California, United States -- It is no mirage. The largest concentrating photovoltaic power plant in North America has materialized in a corner of the California desert, and it may well serve as a shiny billboard for other CPV companies as they struggle to gain a beachhead in the solar market.
"For the first time, there is a case where the concentrating PV panels themselves are cheap enough to market [thereby] making up the cost and complexity of the tracking systems." -- Maurice Gunderson, Senior Partner, CMEA Capital
Victor Valley College and SolFocus last month brought state and local dignitaries to celebrate the completion of a 1-MW (AC) solar energy field in Victorville, a town northeast of Los Angeles. Planted in dusty earth, each of the 122 systems comes with a dual-axis tracker holding up a giant array with 8.4-kW of generation capacity. The college, which spent roughly $4.66 million to own the project, expects the field to generate about 54.76 million kilowatt hours (kWh) over 25 years, enough to supply 30 percent of its needs.
“SolFocus has borrowed a lot of technologies from the automotive industry in terms of manufacturing, so it has a highly automated and very inexpensive manufacturing process,” said Rob Koch, managing director of NGEN Partners, a SolFocus investor. “That’s very different from thin-film manufacturing, which requires a huge amount of capital for factories.”
SolFocus, based in Mountain View, Calif., is one of a few CPV companies that have found true believers — customers and investors — lately. Seal Beach, Calif.-based Amonix, is another one, having lined up $129.4 million in private equity. Amonix also has partnered with an undisclosed developer to build two projects totaling 14 MW (DC) and sell the electricity to Tucson Electric Power, said Carla Pihowich, senior director of marketing at the company. Solaria in Fremont, Calif., meanwhile, raised $45 million. Emcore Solar also has scored with a deal to sell power from a 2-MW (DC) plant to Tucson Electric Power, the utility said.
Amonix and Solaria also found new company heads in the last seven months. Brian Robertson, co-founder and former president of SunEdison, became Amonix’s chief executive last November. Daniel Shugar, former president of PowerLight, took over the CEO role at Solaria in January.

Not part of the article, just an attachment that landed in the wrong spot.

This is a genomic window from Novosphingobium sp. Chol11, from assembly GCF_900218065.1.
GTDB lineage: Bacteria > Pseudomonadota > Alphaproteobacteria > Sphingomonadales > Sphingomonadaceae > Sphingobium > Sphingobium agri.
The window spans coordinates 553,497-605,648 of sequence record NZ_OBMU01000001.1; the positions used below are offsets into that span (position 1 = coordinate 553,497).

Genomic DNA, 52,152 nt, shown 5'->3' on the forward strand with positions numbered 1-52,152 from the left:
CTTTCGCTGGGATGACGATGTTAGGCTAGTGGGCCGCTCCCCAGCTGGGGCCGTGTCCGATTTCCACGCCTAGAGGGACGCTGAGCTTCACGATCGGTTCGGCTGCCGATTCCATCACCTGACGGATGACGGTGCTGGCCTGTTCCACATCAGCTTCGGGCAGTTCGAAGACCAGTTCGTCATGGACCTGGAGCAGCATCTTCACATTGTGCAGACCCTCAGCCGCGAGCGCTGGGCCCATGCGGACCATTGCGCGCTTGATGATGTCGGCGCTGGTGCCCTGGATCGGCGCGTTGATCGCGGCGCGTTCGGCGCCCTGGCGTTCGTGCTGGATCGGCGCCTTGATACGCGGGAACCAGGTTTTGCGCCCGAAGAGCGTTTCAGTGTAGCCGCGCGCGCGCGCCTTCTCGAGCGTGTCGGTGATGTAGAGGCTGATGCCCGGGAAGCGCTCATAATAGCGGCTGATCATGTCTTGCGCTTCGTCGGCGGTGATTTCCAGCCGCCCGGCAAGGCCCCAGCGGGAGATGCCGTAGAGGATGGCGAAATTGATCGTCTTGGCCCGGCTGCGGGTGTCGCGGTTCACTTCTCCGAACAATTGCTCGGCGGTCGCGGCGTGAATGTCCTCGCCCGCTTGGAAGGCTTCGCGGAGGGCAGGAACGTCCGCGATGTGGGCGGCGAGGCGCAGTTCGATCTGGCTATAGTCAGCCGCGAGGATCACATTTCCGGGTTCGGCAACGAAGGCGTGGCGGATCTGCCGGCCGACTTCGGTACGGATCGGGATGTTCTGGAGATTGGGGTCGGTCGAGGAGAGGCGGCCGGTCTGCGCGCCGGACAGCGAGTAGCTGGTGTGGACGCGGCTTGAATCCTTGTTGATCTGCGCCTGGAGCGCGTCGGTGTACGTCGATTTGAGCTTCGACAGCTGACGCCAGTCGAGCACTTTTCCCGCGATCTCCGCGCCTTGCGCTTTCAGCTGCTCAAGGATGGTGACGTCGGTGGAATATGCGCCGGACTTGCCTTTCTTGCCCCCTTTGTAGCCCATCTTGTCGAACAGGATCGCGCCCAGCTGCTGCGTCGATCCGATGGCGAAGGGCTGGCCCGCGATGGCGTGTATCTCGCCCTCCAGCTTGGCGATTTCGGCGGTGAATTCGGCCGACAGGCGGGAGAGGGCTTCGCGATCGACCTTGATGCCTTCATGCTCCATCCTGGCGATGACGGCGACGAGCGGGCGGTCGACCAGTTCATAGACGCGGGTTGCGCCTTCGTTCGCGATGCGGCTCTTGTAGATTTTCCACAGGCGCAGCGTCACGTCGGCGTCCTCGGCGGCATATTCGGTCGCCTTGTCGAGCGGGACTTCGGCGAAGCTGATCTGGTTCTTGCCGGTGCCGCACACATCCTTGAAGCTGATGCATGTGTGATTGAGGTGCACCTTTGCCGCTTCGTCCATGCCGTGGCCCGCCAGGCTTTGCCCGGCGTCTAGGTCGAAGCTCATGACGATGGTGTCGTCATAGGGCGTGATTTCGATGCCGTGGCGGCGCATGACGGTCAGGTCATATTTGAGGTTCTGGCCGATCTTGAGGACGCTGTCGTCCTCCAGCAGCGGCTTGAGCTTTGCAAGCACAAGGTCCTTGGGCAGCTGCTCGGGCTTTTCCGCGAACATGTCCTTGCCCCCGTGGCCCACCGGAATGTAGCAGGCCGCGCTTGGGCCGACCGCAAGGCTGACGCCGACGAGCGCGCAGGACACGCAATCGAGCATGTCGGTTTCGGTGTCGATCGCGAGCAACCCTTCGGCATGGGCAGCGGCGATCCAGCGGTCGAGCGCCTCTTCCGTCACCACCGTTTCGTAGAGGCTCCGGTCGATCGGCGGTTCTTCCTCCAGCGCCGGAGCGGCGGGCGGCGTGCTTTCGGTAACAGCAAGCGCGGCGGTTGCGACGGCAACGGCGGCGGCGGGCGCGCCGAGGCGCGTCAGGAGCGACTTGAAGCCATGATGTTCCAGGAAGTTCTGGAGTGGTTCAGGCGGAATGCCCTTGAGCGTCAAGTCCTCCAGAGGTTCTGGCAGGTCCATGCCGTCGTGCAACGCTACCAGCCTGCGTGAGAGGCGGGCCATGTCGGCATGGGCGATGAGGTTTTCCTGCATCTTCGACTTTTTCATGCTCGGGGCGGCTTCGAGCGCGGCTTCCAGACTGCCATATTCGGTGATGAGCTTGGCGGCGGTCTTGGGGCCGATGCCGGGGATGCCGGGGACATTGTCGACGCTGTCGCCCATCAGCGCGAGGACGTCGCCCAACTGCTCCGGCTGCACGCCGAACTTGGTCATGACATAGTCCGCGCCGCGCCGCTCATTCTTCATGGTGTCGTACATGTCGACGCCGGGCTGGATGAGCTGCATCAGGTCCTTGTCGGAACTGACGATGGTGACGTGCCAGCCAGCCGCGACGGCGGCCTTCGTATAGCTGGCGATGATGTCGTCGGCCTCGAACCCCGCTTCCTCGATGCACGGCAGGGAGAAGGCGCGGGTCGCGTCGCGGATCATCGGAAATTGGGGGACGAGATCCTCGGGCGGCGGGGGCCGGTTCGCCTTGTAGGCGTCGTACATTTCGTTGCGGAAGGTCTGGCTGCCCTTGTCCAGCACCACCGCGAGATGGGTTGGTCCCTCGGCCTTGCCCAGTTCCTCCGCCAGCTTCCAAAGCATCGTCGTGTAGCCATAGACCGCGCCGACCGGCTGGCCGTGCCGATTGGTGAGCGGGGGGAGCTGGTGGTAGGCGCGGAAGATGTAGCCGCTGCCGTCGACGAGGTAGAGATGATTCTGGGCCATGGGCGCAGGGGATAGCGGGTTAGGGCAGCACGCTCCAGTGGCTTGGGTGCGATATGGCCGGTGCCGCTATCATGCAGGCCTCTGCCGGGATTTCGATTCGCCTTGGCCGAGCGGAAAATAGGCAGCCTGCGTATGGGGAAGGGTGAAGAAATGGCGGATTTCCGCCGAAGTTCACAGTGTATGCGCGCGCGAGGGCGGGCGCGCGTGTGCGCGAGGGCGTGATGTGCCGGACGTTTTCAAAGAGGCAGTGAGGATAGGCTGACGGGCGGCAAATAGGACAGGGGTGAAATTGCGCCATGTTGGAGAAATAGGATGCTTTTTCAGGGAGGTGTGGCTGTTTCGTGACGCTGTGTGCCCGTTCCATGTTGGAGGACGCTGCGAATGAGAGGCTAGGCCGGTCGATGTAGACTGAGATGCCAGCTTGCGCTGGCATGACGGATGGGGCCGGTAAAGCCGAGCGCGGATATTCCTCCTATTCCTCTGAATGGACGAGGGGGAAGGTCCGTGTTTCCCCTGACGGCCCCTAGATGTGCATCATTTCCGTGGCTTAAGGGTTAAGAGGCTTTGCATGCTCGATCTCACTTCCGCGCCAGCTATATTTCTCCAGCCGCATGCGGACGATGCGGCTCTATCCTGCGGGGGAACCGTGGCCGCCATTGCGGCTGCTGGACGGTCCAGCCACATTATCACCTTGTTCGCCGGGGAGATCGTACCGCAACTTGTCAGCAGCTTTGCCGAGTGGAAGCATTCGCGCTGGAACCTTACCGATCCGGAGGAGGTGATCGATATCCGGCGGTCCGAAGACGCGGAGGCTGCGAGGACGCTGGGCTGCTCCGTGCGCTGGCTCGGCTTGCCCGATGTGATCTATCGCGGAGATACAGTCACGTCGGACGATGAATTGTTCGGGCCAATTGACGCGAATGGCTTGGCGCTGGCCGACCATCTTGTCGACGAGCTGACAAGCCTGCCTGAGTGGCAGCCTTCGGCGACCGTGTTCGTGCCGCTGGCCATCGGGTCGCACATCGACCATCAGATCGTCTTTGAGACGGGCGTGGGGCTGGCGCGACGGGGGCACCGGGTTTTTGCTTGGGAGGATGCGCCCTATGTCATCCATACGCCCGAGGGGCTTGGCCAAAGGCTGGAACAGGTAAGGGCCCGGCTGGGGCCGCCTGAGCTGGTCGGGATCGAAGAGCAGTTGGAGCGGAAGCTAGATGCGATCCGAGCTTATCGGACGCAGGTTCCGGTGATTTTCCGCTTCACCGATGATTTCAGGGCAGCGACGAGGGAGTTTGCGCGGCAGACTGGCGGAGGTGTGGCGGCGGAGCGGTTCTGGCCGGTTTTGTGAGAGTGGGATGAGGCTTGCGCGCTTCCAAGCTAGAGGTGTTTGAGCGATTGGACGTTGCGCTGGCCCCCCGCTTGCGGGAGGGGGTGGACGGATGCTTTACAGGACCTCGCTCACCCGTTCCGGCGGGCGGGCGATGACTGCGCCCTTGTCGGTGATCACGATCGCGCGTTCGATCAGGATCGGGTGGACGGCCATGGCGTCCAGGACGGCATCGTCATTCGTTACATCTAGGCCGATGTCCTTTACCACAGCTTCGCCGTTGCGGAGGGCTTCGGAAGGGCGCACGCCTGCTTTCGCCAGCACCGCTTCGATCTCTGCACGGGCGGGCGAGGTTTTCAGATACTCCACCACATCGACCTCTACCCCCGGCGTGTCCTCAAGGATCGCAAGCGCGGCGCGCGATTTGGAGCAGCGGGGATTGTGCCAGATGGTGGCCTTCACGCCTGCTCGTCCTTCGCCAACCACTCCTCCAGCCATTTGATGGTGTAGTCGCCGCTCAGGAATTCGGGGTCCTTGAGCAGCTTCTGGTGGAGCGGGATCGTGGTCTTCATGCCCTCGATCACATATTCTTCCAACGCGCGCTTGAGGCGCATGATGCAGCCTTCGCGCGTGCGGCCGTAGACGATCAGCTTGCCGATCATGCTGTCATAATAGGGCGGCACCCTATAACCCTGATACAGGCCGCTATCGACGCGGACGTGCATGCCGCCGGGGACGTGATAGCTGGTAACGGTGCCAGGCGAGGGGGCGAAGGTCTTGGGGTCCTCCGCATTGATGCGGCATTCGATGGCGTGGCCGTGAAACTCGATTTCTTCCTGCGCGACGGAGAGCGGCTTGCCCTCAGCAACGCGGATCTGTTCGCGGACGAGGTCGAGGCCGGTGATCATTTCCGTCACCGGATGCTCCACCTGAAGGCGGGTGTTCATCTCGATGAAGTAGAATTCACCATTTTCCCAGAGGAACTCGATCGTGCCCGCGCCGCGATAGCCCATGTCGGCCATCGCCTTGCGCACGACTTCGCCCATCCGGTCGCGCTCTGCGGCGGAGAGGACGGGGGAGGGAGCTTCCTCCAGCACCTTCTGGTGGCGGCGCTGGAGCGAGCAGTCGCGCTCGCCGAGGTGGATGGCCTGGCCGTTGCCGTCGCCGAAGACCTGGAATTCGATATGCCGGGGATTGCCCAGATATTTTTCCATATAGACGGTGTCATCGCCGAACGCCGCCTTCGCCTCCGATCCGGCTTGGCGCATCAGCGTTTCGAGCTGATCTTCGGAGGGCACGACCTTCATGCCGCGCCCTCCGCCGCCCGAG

Although the sizes of these completed and pending projects are relatively small, they represent an important step forward for a class of technologies that promises to deliver cheap electricity but hasn’t found many converts yet in potential customers such as utilities and large businesses.
“This is a new technology, and new technology takes a while to get accepted by the community,” said Mark Crowley, CEO of SolFocus, during the dedication ceremony.
Critics would say that time is a luxury CPV developers don’t have. This class of technologies uses mirrors and other optics to concentrate the sunlight onto slivers of solar cells to produce electricity, and each system comes with a tracker to make sure the solar cells get as much sun as they can throughout the day. The technology must compete with a slew of established and emerging methods of producing solar electricity.
“Because no standardized product has been rolled out and tested at large volume, banks are extremely unwilling to provide debt for projects using CPV equipment — even if they were cheaper than crystalline silicon,” wrote Jenny Chase, manager of Solar Insight at Bloomberg New Energy Finance, in an email. “This is a huge nontechnical barrier to market penetration — difficult to overcome without a strong strategic partner to back the product with warranty and brand name.”
The Best and Worse Timing
CPV technologies garnered the spotlight about half a dozen years ago, when the price of silicon, the key material for solar panels, was sky high and fetched hundreds of dollars per kilogram. Then, some startups set out to figure out how to concentrate sunlight hundreds of times while simultaneously getting rid of the resulting heat. Other CPV startups thought that using lower concentration technologies could offer the right savings for building and operating a solar energy field.
Evangelists say CPV technologies have several key advantages. For one, they cut material costs by using far less silicon or other expensive semiconductors than the amount used by conventional solar panels. The optics and trackers help to boost electricity production.
A low-cost design must be matched by low-cost manufacturing, which typically is achieved through large-scale production. The scale for CPV equipment overall remains small for now, with companies such as Amonix planning to expand their capacities.
“I’ve been looking at solar of all kinds since ‘70s, and frankly I’ve thought that concentrating PV in the past had always been too expensive on balance,” said Maurice Gunderson, a senior partner at CMEA Capital, which has invested in Solaria, a low-concentrating PV developer whose optical design concentrates sunlight two times and directs the light to monocrystalline silicon cells. “For the first time, there is a case where the concentrating PV panels themselves are cheap enough to market [thereby] making up the cost and complexity of the tracking systems.”
CPV companies might have found it easier to sell their products in the early stages of commercialization if silicon prices hadn’t fallen so dramatically in the past year and half.
New silicon factories revved to life around the time when recession hit, and for a while banks weren’t willing to loan money to project developers. In the middle of last year, New Energy Finance pointed out that the 2009 contract prices for silicon had fallen about 50 percent from a year ago and were getting close to the spot market price of $67 per kilogram. Spot market price had jumped above $300 per kilogram in 2008.